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Published in Economic Development

MEDC leader: State must 'aggressively' focus on retaining, recruiting businesses

BY Tuesday, August 24, 2021 05:30pm

Michigan’s new economic chief says the state needs to become more aggressive in retaining and nurturing existing business and seeking investment from outside of the state.

Quentin Messer Jr., who was named CEO of the Michigan Economic Development Corp. in May, likened the strategy to building a moat around the state to guard against other states seeking to lure companies away.

Messer Jr.

Messer described a need to “put the fear of God in states like Indiana and states in the south that have the audacity to come to our state and just brazenly entertain at our hotels and our conferences” to recruit business.

“We have what everybody else wants, so that’s why I talk about building that moat,” Messer said today in a keynote address at the Michigan Economic Developers Association annual conference at the J.W. Marriott in Grand Rapids.

“We’re going to spend much of our time and focus concentrating at the highest levels on our incumbent Michigan businesses,” he said. “We have to simultaneously have the most aggressive, the most effective business retention and expansion program in America, while also simultaneously having the most aggressive attraction program. A state like Louisiana, or Mississippi or Alabama, they don’t have as much to retain as we do.”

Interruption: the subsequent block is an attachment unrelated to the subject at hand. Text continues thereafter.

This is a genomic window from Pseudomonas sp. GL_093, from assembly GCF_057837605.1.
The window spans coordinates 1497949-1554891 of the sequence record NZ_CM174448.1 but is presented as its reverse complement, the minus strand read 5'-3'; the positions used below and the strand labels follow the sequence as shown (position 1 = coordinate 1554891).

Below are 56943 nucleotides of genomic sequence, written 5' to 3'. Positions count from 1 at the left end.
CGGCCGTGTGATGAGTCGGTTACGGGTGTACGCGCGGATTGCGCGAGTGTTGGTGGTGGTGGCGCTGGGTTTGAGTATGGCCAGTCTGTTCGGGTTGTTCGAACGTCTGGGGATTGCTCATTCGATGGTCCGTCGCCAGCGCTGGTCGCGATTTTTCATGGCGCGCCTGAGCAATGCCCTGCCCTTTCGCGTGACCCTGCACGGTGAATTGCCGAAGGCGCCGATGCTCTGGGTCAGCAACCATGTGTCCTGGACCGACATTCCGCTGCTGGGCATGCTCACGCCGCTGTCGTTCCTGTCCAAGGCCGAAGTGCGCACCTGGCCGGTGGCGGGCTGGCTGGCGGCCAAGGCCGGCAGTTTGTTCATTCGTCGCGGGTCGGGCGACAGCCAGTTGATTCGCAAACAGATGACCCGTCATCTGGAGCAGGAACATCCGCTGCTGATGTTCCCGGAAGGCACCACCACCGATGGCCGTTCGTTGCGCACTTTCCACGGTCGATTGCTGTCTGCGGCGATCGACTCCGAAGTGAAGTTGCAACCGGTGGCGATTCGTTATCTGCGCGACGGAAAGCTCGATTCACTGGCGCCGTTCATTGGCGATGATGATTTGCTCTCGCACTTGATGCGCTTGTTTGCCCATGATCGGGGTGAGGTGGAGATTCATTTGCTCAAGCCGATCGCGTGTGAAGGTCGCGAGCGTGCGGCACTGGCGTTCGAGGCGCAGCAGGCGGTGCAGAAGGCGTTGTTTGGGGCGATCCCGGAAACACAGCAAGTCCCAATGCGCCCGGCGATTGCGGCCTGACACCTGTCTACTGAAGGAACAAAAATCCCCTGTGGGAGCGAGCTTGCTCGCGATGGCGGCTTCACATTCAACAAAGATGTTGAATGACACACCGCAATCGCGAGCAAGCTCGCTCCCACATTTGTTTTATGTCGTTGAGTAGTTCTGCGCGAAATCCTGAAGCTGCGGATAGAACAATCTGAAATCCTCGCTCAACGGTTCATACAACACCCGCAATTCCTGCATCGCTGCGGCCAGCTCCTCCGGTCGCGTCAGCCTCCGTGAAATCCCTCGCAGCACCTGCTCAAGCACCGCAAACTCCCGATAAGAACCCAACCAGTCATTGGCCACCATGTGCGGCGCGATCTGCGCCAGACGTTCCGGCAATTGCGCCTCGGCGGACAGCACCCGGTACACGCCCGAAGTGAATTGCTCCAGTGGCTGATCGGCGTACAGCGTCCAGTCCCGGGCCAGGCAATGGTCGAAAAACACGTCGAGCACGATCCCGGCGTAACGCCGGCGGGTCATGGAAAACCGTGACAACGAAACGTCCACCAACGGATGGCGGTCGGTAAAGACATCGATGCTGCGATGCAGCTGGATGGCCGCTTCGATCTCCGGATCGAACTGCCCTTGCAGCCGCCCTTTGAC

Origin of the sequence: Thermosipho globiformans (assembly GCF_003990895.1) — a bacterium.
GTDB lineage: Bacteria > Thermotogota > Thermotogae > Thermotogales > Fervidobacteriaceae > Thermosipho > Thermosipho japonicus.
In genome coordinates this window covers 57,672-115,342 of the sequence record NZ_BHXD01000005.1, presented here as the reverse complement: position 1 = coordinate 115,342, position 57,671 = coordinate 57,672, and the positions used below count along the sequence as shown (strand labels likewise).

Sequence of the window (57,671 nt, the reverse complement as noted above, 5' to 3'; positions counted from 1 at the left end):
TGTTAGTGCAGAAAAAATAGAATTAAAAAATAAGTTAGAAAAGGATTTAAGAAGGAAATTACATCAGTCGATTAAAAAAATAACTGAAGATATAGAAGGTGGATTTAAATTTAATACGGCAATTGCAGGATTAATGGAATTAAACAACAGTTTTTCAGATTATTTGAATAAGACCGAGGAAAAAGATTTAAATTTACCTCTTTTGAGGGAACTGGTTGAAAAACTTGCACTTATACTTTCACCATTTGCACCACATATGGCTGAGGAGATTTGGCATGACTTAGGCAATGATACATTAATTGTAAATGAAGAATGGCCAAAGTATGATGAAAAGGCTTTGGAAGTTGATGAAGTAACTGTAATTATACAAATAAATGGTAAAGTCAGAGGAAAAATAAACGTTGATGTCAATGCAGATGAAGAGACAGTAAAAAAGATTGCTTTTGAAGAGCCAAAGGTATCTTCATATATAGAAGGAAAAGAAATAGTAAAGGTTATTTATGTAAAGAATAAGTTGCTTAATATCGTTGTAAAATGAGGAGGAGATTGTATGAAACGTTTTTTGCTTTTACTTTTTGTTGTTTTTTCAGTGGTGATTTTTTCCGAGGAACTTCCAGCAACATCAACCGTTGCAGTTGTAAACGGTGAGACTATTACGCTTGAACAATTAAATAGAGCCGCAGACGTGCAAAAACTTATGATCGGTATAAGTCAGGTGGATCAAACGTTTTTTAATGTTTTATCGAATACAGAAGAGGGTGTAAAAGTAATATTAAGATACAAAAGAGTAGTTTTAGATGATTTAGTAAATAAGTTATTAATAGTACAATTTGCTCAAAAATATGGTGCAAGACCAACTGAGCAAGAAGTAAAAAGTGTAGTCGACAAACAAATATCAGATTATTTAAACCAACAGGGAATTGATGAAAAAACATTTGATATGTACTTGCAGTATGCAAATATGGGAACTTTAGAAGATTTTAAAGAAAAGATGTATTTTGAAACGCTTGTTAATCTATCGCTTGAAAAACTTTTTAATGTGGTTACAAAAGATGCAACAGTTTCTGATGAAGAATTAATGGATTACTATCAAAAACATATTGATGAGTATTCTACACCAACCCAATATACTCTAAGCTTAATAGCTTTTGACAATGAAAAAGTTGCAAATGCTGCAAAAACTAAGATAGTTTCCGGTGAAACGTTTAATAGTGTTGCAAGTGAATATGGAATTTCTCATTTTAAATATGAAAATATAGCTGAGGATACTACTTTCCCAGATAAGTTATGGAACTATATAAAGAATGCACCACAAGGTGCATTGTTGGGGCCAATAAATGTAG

A 20-year economic development professional, Messer came to the MEDC from Louisiana, where he spent six years as president and CEO of the New Orleans Business Alliance. He described how economic developers in southern states view Michigan “as a foreign country” and that “too many people still think of the state as being on its back” in the depths of the Great Recession in 2008-09, or hold on to the images of the Flint water crisis.

Part of combatting that national image is doing more to “aggressively tell our story” about successful companies and to celebrate risk-taking entrepreneurs, and “making our businesses feel the love,” Messer said.

“In many respects, Grand Rapids is Grand Rapids because of entrepreneurship,” he added. “People were risk-taking, tremendous work ethic, and they figured out how to create great businesses.”

In competing nationally for jobs and business investments, Michigan first needs to win both regionally and particularly against other cold-weather states in the U.S., he said. Messer touted Michigan’s diverse talent base and the “superior product” the state offers.

“We have to make sure that we win what we should be winning,” Messer said. “We should never lose to another cold-weather state, to another four-season state, at all. It’s unacceptable.”

To encourage businesses from outside the state to invest in Michigan, “we just have to aggressively know that we can’t wait for the call, we can’t wait for the site selectors to call us.” All economic developers in the state, including the MEDC, need to “deliver J.W. Marriott-caliber” customer service and “go the extra mile (and) being responsive.”

“I hate the phrase ‘think outside the box.’ Think as if there was no box,” Messer said. “That’s what we have to do.”

Read 1669 times Last modified on Wednesday, 25 August 2021 09:53
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